Evernote Now Syncs 4x Faster With Updated Server Infrastructure
One of our biggest gripes with modern Web services might be Evernote. Despite its useful bookmarking, note taking, sync and collaboration tools, Evernote (otherwise known as “For’Evernote“) can be a bit of a drag to use because of how long it takes to clip items to your notebooks. With Evernote’s new syncing infrastructure, however, slow speeds might be a problem of the past.
Evernote announced on its blog today that syncing notes across devices is now four times faster than ever before. By upgrading the infrastructure across its 700+ servers, Evernote is able to bring faster service to all users while laying the path for the future growth of its service. Evernote representative Phil Libin wrote:
We couldn’t be more excited to roll out our new sync infrastructure. It was a tremendous undertaking by our team to do all of this without any downtime. Not only does this make Evernote more responsive than ever, but it also sets us up for important capabilities that you’ll see later this year.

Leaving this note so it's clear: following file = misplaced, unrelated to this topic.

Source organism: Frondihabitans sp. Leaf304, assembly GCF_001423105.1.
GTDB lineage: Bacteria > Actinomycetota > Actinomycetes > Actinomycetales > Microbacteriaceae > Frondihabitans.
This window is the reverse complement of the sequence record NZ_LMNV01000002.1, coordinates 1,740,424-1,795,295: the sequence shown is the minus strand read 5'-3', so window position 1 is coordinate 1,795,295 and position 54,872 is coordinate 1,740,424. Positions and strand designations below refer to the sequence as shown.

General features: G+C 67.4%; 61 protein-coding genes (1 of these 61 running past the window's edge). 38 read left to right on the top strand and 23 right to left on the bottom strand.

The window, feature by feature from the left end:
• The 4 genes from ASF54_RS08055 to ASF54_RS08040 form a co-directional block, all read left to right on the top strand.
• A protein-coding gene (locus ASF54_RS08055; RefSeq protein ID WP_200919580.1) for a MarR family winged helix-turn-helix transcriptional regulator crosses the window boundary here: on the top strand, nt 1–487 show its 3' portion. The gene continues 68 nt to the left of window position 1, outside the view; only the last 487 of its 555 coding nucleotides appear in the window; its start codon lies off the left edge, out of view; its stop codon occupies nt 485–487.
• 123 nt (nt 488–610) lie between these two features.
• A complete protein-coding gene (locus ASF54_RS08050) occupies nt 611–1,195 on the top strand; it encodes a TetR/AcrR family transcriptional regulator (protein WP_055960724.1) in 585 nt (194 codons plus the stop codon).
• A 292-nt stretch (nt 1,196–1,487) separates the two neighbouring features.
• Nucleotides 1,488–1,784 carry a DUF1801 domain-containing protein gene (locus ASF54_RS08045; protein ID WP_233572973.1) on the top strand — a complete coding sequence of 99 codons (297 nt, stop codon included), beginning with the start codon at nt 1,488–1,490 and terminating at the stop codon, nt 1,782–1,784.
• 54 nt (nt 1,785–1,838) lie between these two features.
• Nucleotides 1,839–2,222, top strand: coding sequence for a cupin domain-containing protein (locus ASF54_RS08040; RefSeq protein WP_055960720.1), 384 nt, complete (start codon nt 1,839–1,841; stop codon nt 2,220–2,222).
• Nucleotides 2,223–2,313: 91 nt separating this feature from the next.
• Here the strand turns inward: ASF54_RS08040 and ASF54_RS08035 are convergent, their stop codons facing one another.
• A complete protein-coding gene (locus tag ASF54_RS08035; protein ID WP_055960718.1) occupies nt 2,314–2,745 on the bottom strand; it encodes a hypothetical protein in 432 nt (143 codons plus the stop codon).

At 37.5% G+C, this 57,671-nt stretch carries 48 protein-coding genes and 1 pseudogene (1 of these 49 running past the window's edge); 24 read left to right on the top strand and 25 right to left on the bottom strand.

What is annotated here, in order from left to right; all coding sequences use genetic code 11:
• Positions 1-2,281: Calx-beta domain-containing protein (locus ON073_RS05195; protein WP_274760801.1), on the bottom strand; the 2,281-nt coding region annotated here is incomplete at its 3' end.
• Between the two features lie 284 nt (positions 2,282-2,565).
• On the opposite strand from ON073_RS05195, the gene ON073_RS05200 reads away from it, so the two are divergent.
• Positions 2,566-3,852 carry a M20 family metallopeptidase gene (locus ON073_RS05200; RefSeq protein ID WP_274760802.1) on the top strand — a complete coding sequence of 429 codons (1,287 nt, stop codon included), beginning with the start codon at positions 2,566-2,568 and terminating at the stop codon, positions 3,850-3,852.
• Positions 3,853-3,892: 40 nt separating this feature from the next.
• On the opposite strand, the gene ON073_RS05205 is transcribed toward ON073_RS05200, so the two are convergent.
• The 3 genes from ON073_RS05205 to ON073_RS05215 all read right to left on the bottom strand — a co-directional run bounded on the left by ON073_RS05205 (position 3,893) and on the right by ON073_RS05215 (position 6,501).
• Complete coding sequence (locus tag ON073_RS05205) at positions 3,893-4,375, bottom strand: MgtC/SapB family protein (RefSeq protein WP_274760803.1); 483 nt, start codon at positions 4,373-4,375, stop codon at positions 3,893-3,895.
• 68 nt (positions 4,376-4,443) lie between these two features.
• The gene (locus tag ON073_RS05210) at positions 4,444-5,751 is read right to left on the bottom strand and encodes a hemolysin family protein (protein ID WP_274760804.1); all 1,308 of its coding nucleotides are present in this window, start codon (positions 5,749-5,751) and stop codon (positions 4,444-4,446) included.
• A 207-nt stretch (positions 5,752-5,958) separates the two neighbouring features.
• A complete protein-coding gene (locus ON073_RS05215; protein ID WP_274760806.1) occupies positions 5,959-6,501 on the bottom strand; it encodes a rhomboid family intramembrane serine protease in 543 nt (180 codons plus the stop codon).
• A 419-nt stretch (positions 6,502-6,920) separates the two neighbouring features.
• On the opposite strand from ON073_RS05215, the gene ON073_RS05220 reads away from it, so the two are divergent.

For about a year Evernote has been redesigning its server-side sync engines to improve its service while ensuring that syncing would not be disrupted and that all data would be preserved. Slowly, through testing, Evernote transitioned all of its servers to run its new sync engine.
As a result, sync should only take a couple seconds to complete no matter which version of Evernote you use. If your account contains a small amount of notes, you might not notice a difference, but those users who store lots of data in their accounts or share notebooks with other users should notice a significance increase in speed.
Though Evernote credits these improvements to changes on its server-side only, it plans to upgrade all of its apps and its API to take advantage of additional capabilities of its new sync architecture which, though it might bring some temporary disruptions to your Evernote service, should make sync even faster in the long run.
This news follows Evernote’s revamped Web Clipper for Chrome, which brought out a sleeker process for creating article clips and sharing Web notes with others.